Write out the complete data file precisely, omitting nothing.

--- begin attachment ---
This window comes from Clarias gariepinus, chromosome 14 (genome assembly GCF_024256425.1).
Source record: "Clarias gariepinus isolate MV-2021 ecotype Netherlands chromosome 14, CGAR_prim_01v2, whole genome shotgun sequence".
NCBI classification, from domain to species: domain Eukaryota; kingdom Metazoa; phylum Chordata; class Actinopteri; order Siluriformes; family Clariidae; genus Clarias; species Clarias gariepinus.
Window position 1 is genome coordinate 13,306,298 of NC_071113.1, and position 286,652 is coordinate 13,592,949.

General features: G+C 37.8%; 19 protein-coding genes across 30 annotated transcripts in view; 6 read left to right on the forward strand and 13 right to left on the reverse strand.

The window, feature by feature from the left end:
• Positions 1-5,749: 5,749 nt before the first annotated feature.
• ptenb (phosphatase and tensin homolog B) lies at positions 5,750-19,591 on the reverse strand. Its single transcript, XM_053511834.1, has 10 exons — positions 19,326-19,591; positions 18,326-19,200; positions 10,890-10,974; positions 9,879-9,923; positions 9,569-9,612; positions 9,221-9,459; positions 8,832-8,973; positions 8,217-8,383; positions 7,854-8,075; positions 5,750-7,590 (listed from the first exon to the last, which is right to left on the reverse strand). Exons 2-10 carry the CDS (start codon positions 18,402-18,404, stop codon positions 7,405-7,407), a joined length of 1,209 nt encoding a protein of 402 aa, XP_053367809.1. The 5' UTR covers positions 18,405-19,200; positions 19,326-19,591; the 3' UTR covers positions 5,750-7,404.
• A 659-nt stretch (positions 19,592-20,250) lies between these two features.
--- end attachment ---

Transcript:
This window comes from Clarias gariepinus, chromosome 14 (genome assembly GCF_024256425.1).
Source record: "Clarias gariepinus isolate MV-2021 ecotype Netherlands chromosome 14, CGAR_prim_01v2, whole genome shotgun sequence".
NCBI classification, from domain to species: domain Eukaryota; kingdom Metazoa; phylum Chordata; class Actinopteri; order Siluriformes; family Clariidae; genus Clarias; species Clarias gariepinus.
Window position 1 is genome coordinate 13,306,298 of NC_071113.1, and position 286,652 is coordinate 13,592,949.

General features: G+C 37.8%; 19 protein-coding genes across 30 annotated transcripts in view; 6 read left to right on the forward strand and 13 right to left on the reverse strand.

The window, feature by feature from the left end:
• Positions 1-5,749: 5,749 nt before the first annotated feature.
• ptenb (phosphatase and tensin homolog B) lies at positions 5,750-19,591 on the reverse strand. Its single transcript, XM_053511834.1, has 10 exons — positions 19,326-19,591; positions 18,326-19,200; positions 10,890-10,974; positions 9,879-9,923; positions 9,569-9,612; positions 9,221-9,459; positions 8,832-8,973; positions 8,217-8,383; positions 7,854-8,075; positions 5,750-7,590 (listed from the first exon to the last, which is right to left on the reverse strand). Exons 2-10 carry the CDS (start codon positions 18,402-18,404, stop codon positions 7,405-7,407), a joined length of 1,209 nt encoding a protein of 402 aa, XP_053367809.1. The 5' UTR covers positions 18,405-19,200; positions 19,326-19,591; the 3' UTR covers positions 5,750-7,404.
• A 659-nt stretch (positions 19,592-20,250) lies between these two features.